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Pediatrics. 2005 Jun;115(6):1692-703.

Psychosocial risk associated with newborn screening for cystic fibrosis: parents' experience while awaiting the sweat-test appointment.

Author information

1
Department of Psychiatry, University of Wisconsin, 6001 Research Park Blvd, Madison, WI 53719-1179, USA. atluczek@wisc.edu

Abstract

BACKGROUND:

The psychosocial effects on parents of infants with abnormal results in cystic fibrosis (CF) newborn screening (NBS) that uses genetic testing remain unclear.

METHODS:

Twenty-eight individuals representing 14 families participated in grounded theory interviews approximately 6 months after their child's positive NBS results for CF. Participants also completed the Center for Epidemiologic Studies Depression Scales (CES-D) at their infant's sweat-test appointment (n = 51) and/or approximately 6 months after the sweat test (n = 35).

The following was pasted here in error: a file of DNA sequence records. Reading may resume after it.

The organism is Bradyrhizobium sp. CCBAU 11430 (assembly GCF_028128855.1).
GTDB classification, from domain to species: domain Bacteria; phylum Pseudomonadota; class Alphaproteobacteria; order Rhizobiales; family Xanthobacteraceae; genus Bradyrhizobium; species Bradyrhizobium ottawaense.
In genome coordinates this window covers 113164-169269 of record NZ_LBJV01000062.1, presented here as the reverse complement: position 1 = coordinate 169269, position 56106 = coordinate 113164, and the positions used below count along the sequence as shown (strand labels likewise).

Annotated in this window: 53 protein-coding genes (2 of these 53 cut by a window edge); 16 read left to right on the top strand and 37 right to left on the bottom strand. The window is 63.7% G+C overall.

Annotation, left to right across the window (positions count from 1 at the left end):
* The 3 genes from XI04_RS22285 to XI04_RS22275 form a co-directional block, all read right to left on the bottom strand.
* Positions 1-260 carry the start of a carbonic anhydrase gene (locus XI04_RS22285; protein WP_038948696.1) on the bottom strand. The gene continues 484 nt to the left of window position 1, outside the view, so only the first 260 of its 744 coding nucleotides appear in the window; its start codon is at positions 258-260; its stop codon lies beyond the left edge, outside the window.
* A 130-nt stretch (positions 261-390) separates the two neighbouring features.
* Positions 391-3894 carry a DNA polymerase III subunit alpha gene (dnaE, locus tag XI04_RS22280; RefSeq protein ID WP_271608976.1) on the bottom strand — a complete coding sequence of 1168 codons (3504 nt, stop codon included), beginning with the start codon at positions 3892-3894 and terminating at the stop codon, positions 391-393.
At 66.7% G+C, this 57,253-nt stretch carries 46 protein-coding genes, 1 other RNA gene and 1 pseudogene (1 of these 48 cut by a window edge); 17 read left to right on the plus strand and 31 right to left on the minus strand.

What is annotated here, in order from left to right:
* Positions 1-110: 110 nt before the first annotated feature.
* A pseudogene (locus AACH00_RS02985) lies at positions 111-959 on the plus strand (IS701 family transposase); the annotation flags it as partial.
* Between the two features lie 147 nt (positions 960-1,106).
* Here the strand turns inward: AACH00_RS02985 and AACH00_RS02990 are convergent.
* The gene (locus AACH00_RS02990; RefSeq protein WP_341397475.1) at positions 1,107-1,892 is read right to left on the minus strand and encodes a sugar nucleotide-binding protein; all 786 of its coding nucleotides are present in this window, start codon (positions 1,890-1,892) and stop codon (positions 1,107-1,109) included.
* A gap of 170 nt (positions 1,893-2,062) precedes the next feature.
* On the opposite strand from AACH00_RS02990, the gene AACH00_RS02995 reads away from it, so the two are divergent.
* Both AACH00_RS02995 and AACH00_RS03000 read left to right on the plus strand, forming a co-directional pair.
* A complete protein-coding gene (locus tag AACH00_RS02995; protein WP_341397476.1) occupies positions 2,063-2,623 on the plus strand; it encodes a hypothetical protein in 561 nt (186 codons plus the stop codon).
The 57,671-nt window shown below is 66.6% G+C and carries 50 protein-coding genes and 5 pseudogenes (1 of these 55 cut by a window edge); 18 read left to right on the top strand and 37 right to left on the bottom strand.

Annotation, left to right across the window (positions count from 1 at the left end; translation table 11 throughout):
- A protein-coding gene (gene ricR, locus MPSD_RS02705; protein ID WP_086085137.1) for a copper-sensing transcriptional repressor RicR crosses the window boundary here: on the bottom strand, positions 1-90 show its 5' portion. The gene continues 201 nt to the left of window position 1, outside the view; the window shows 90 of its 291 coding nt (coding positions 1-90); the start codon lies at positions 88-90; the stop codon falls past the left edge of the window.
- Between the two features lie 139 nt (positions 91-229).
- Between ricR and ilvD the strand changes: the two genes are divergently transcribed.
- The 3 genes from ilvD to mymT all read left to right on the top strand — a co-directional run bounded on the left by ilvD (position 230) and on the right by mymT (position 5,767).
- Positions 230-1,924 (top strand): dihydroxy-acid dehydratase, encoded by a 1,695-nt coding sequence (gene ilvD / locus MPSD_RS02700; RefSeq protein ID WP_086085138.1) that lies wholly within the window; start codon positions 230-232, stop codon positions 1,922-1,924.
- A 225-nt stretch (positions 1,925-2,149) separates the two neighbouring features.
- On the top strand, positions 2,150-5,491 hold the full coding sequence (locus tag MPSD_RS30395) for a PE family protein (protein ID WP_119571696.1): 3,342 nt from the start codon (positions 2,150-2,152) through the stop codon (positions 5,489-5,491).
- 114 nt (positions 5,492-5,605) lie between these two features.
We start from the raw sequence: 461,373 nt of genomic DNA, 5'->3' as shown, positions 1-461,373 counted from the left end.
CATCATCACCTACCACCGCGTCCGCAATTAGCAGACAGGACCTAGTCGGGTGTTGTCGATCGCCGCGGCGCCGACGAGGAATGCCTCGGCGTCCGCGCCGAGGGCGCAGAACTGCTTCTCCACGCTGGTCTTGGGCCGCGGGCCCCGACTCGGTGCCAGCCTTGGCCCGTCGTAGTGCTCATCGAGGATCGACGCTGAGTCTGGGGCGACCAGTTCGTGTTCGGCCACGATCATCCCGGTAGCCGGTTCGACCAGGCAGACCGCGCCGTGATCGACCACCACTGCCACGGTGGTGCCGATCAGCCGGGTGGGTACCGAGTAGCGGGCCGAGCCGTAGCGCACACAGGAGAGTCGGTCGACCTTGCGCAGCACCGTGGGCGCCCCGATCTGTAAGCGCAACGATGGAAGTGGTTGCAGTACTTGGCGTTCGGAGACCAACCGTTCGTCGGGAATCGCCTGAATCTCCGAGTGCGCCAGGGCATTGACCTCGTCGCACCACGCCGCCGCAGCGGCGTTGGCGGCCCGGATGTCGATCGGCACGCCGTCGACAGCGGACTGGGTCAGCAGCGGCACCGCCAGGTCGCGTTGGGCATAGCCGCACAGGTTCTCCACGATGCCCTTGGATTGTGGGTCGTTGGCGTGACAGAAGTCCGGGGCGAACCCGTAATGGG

RESULTS:

Most parents experienced high levels of emotional distress during their wait for the sweat-test appointment (CES-D score, mean +/- SD: 16.5 +/- 6.7; 43.1% in the clinical range; median wait: 7 days; range: 3-35 days). CES-D scores of these parents were also significantly higher than those of comparison parents. Interviews showed that parental cognitive uncertainty and emotional distress were influenced by the parents' prior knowledge of NBS, CF, and their carrier status; parents' adjustment to their new baby; and the physicians' approach to informing parents. Parents' coping strategies involved requesting a sweat test as soon as possible, searching for information, assessing the infant's risk/health, seeking support, praying, or not talking with others.

CONCLUSIONS:

The waiting period from notification regarding positive NBS results to diagnostic test results can be psychologically distressing to parents, causing depressive symptoms that vary depending on their perceptions about the likelihood that their infant has CF. Implications for future research examining psychosocial interventions for NBS are discussed.

PMID:
15930234
DOI:
10.1542/peds.2004-0275
[Indexed for MEDLINE]

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